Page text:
Monday, April 02, 2012

In Defense of Blood Money...

In Defense of Blood Money
Why the United States was right to give $50,000 each to the families of villagers massacred in Afghanistan.
By Will Oremus, Slate, March 29, 2012

There’s no price you can pay to make up for the loss of a loved one. That’s as true in Afghanistan as it is in the United States. It’s understandable, then, that some people in both countries found it insulting that the U.S. government reportedly gave $50,000 each to the families of the 17 villagers allegedly slain by Staff Sgt. Robert Bales earlier this month. "The villagers aren't like animals that you can buy," an unnamed Afghan official told ABC News. "Yes, it's a lot of money. But their children are not coming back."

The United States, for its part, has been offering “condolence payments” to civilian victims of its combat operations for years. The military won’t talk much about the practice, but documents obtained by the ACLU and the Campaign for Innocent Victims in Conflict, or CIVIC, show that the standard sum is $2,500. It’s not exactly blood money; the United States makes no admission of wrongdoing in cases where the victims are considered collateral damage, and the payment isn’t meant to reflect the full value of the life lost. Still, the amount of the payment is inevitably interpreted as a reflection of the extent to which the United States acknowledges harm done—and the extent to which it cares about that harm.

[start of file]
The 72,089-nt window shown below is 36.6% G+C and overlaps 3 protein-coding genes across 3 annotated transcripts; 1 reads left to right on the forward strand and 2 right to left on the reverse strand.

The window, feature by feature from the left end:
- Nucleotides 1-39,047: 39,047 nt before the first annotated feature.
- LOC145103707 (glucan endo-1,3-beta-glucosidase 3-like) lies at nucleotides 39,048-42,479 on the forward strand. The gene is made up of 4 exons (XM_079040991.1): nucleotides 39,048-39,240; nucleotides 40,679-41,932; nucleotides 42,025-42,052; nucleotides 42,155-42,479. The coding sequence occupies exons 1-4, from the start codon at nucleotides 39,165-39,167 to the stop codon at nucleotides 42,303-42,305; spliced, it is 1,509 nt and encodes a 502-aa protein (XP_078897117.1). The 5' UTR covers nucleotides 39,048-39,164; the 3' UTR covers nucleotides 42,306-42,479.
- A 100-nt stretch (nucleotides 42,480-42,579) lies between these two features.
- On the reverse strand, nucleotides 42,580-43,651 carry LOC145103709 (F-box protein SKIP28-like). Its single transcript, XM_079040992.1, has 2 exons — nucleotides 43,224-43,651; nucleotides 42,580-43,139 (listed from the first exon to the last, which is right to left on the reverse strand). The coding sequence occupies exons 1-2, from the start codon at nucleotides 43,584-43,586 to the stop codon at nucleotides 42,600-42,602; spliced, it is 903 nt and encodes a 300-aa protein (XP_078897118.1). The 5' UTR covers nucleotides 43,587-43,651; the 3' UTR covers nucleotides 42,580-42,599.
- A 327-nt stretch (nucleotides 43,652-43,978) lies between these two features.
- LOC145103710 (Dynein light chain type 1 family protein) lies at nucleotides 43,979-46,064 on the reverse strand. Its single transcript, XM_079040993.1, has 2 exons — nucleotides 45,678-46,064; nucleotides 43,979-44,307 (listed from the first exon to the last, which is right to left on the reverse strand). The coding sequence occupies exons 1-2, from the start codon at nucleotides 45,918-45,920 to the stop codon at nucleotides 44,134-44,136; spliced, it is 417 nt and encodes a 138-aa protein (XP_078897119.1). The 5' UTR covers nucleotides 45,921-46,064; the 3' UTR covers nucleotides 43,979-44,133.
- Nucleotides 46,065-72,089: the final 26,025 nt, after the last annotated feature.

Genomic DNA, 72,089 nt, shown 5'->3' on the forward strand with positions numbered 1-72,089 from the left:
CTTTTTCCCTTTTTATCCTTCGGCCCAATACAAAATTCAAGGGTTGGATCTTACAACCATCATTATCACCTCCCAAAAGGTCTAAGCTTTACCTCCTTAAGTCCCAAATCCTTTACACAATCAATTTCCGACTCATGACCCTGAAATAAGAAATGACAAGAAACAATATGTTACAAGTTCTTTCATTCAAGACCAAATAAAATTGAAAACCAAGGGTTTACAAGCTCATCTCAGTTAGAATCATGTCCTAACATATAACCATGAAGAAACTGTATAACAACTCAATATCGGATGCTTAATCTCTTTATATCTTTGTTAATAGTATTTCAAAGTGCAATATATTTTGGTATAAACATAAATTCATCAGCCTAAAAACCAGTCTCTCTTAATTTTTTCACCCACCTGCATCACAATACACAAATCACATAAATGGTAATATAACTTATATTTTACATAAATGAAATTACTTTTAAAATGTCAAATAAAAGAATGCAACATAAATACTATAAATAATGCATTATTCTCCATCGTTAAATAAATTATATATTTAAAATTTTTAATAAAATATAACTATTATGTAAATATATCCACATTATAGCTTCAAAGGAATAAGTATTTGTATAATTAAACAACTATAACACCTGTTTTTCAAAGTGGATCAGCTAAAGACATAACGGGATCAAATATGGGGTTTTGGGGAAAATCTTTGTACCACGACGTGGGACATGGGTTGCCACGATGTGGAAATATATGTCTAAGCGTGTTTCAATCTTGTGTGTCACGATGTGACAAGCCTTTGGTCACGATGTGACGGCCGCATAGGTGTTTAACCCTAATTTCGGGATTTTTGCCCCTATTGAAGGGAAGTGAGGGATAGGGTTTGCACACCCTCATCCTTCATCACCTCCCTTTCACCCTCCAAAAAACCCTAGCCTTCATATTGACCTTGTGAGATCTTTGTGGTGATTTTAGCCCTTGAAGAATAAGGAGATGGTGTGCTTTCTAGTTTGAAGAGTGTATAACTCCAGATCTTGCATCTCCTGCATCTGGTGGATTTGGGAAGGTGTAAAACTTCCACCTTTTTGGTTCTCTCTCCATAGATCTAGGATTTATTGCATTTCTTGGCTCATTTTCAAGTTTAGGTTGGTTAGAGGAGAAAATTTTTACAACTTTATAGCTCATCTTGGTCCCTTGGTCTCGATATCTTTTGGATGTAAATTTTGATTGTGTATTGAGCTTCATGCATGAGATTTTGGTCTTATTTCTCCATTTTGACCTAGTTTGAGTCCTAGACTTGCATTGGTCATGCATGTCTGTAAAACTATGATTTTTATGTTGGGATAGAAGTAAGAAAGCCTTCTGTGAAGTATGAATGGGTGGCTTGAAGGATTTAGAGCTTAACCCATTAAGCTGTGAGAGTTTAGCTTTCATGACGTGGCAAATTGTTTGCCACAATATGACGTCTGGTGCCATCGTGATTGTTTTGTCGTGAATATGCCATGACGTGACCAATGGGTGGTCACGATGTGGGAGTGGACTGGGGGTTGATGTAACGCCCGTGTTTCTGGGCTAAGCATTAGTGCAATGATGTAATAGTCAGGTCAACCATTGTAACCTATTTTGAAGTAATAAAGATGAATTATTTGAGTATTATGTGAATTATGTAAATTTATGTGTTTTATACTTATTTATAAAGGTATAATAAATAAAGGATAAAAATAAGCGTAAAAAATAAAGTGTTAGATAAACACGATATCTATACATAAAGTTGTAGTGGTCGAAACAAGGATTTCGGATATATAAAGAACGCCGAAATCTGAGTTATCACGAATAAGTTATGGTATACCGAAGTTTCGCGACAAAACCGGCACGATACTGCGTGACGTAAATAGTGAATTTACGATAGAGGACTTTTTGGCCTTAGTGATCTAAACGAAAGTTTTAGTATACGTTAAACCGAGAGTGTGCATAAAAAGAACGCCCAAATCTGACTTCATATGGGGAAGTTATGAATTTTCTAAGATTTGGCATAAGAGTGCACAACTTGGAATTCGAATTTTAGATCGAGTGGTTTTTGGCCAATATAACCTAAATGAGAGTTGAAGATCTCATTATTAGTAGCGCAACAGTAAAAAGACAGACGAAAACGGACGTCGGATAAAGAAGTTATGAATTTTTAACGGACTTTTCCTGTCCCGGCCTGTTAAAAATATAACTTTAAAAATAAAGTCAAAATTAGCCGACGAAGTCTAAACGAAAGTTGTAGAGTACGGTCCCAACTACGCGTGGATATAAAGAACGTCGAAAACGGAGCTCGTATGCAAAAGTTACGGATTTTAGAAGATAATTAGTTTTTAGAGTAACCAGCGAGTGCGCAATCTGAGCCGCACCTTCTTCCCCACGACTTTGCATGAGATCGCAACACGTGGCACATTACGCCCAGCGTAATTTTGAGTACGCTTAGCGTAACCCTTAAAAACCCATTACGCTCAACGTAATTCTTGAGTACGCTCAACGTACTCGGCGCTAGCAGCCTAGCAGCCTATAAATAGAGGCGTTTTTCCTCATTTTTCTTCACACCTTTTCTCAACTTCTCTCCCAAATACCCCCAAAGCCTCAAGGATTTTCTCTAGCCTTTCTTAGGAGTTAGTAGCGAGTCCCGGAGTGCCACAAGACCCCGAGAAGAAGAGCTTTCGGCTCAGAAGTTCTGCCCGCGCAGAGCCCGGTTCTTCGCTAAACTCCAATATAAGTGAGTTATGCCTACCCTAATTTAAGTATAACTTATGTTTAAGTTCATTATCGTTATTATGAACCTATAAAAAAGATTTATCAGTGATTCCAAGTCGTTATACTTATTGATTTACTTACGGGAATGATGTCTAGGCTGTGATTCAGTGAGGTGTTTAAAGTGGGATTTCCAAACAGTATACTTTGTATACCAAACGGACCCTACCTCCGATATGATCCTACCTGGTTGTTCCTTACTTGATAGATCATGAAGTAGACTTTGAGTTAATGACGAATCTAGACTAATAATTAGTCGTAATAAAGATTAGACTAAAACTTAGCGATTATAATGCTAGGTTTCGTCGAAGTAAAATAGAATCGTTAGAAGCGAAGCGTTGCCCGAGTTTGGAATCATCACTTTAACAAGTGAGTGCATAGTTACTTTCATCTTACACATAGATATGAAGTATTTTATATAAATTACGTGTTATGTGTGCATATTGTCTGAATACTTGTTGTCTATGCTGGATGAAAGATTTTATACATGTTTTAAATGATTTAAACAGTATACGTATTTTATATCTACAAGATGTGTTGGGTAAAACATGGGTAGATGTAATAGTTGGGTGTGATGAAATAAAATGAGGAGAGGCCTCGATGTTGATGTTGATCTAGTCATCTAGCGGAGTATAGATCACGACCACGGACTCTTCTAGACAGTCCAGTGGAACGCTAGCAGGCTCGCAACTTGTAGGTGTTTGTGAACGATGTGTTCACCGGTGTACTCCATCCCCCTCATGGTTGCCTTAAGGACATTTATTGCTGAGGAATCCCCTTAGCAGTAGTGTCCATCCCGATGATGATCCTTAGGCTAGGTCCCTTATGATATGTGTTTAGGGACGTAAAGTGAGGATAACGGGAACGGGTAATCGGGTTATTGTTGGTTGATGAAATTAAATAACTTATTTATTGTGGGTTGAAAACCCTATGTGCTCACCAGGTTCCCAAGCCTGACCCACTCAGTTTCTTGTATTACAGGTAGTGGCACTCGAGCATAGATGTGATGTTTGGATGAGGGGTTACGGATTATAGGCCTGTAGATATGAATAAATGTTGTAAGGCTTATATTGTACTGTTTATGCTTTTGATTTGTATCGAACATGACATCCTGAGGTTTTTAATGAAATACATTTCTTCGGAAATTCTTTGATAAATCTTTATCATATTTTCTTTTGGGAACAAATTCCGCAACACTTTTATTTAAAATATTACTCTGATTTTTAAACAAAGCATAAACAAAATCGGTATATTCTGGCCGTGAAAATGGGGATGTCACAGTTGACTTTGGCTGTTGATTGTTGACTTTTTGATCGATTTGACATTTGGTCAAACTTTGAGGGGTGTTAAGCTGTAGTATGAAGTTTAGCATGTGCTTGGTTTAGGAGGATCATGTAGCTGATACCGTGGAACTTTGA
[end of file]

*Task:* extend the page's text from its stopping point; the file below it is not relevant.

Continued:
The counterinsurgency strategy, which makes protection of civilians an explicit goal, may have helped (belatedly) in changing some perceptions. And while Republicans have blasted President Obama for apologizing for American missteps, including the Quran burnings, such public acknowledgments by the commander in chief go a long way as well. What Afghans want most of all is not money or apologies, but for Bales to face justice. Without a trial, the condolence payments do become blood money, in the worst sense; see the case of former CIA contractor Raymond Davis, whom Pakistan grudgingly released only after the United States forked over $2.3 million to the families of his two victims. Hassan Abbas, a former Pakistani government official and a professor at the National Defense University in Washington, D.C., notes that such payments not only fail to defuse resentment, but undermine the rule of law

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